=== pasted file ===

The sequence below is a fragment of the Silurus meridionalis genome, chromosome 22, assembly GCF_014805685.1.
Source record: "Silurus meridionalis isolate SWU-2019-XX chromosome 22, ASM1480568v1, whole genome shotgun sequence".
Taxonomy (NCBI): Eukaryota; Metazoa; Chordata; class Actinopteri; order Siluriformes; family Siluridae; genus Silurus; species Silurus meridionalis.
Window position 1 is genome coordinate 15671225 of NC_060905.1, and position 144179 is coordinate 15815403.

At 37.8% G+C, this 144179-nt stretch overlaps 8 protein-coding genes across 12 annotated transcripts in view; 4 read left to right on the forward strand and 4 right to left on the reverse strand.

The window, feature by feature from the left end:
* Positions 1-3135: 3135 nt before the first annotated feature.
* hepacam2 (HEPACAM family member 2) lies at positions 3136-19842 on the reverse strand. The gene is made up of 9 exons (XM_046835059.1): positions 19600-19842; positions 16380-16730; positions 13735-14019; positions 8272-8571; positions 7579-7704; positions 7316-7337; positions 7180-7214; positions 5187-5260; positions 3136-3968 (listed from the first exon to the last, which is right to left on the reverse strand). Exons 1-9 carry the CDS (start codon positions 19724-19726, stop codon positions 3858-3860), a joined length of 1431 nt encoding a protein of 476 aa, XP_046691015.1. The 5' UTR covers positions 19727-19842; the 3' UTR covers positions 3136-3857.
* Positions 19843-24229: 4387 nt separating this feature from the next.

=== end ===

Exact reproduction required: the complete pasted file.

The sequence below is a fragment of the Silurus meridionalis genome, chromosome 22, assembly GCF_014805685.1.
Source record: "Silurus meridionalis isolate SWU-2019-XX chromosome 22, ASM1480568v1, whole genome shotgun sequence".
Taxonomy (NCBI): Eukaryota; Metazoa; Chordata; class Actinopteri; order Siluriformes; family Siluridae; genus Silurus; species Silurus meridionalis.
Window position 1 is genome coordinate 15671225 of NC_060905.1, and position 144179 is coordinate 15815403.

At 37.8% G+C, this 144179-nt stretch overlaps 8 protein-coding genes across 12 annotated transcripts in view; 4 read left to right on the forward strand and 4 right to left on the reverse strand.

The window, feature by feature from the left end:
* Positions 1-3135: 3135 nt before the first annotated feature.
* hepacam2 (HEPACAM family member 2) lies at positions 3136-19842 on the reverse strand. The gene is made up of 9 exons (XM_046835059.1): positions 19600-19842; positions 16380-16730; positions 13735-14019; positions 8272-8571; positions 7579-7704; positions 7316-7337; positions 7180-7214; positions 5187-5260; positions 3136-3968 (listed from the first exon to the last, which is right to left on the reverse strand). Exons 1-9 carry the CDS (start codon positions 19724-19726, stop codon positions 3858-3860), a joined length of 1431 nt encoding a protein of 476 aa, XP_046691015.1. The 5' UTR covers positions 19727-19842; the 3' UTR covers positions 3136-3857.
* Positions 19843-24229: 4387 nt separating this feature from the next.